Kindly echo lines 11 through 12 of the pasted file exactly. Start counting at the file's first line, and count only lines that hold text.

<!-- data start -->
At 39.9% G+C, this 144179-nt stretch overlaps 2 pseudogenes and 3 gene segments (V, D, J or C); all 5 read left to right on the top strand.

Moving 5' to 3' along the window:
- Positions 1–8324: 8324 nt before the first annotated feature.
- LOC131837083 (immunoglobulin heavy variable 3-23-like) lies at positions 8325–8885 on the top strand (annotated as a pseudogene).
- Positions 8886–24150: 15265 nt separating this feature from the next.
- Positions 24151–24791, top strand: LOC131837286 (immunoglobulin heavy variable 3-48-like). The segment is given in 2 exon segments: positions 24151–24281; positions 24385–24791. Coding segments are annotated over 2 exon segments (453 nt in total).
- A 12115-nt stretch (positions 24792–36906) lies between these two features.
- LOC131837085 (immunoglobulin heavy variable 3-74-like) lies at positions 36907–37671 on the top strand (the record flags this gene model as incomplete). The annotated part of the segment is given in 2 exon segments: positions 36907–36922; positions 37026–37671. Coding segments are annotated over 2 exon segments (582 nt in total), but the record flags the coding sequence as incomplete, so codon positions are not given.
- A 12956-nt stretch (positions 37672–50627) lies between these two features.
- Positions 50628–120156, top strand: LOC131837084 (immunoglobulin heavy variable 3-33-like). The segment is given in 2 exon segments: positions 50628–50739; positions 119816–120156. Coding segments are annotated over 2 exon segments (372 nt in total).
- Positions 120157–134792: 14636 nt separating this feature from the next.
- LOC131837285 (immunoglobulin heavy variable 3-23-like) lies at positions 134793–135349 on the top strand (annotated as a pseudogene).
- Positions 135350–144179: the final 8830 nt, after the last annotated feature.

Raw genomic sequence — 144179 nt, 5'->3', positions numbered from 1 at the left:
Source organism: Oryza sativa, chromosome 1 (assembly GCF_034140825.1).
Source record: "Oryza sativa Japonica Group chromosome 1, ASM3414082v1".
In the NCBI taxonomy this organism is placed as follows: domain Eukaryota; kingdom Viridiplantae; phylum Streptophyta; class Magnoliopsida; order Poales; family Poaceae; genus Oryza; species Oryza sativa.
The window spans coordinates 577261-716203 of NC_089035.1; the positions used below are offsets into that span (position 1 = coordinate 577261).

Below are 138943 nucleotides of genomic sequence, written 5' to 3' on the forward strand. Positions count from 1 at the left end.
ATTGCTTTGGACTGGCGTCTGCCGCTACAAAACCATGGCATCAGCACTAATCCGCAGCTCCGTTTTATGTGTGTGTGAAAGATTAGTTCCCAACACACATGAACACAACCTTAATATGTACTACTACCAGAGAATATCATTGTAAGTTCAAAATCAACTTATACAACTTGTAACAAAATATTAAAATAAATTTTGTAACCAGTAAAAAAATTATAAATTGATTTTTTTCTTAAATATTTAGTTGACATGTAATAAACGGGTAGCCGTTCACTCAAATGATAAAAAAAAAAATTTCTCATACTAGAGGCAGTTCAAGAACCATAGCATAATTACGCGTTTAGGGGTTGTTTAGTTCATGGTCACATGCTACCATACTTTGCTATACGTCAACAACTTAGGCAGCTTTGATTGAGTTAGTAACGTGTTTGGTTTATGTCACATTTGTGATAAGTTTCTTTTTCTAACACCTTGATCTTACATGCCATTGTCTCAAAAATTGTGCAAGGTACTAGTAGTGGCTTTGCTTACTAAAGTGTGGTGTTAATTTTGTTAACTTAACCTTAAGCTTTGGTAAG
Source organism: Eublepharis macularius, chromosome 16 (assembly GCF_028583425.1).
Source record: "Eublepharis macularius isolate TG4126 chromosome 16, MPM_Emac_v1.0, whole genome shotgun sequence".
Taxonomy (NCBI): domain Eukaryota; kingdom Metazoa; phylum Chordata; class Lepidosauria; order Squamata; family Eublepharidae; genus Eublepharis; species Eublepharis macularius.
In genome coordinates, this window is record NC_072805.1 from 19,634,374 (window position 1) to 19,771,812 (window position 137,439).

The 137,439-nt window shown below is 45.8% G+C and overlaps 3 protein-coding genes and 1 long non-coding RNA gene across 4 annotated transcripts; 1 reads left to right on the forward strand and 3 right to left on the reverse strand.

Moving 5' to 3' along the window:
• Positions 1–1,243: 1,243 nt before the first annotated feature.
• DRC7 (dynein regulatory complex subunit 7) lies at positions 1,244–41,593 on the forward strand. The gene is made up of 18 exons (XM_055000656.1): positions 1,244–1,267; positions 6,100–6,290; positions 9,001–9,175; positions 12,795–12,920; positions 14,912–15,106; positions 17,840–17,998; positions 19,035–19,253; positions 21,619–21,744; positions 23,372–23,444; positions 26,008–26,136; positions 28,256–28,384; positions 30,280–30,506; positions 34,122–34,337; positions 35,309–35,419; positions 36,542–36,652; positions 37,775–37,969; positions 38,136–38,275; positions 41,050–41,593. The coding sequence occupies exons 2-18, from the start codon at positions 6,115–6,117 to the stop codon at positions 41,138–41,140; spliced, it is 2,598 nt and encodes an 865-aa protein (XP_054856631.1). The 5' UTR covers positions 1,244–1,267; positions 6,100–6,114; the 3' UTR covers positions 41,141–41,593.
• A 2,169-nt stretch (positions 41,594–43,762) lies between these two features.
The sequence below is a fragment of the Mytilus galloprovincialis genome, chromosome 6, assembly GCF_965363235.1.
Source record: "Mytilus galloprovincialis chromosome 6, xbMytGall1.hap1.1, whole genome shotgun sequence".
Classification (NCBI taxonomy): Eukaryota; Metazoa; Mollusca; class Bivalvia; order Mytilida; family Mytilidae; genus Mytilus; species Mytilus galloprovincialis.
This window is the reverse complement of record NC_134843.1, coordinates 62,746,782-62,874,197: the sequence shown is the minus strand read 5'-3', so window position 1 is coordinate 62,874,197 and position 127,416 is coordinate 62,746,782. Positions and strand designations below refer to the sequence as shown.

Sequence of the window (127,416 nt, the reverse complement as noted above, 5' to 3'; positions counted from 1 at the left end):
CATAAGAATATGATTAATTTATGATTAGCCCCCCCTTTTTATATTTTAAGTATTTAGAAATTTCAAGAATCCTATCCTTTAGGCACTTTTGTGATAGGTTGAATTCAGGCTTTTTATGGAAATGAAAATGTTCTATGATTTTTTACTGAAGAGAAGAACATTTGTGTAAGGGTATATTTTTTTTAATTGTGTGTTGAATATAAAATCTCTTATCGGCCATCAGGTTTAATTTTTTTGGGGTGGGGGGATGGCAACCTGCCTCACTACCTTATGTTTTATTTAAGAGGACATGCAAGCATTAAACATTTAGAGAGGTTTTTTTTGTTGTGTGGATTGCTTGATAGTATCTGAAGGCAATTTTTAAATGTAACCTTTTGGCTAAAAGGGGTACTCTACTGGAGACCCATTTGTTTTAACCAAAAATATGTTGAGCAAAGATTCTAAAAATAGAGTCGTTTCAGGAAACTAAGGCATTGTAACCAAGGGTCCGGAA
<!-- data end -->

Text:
- Positions 120157–134792: 14636 nt separating this feature from the next.
- LOC131837285 (immunoglobulin heavy variable 3-23-like) lies at positions 134793–135349 on the top strand (annotated as a pseudogene).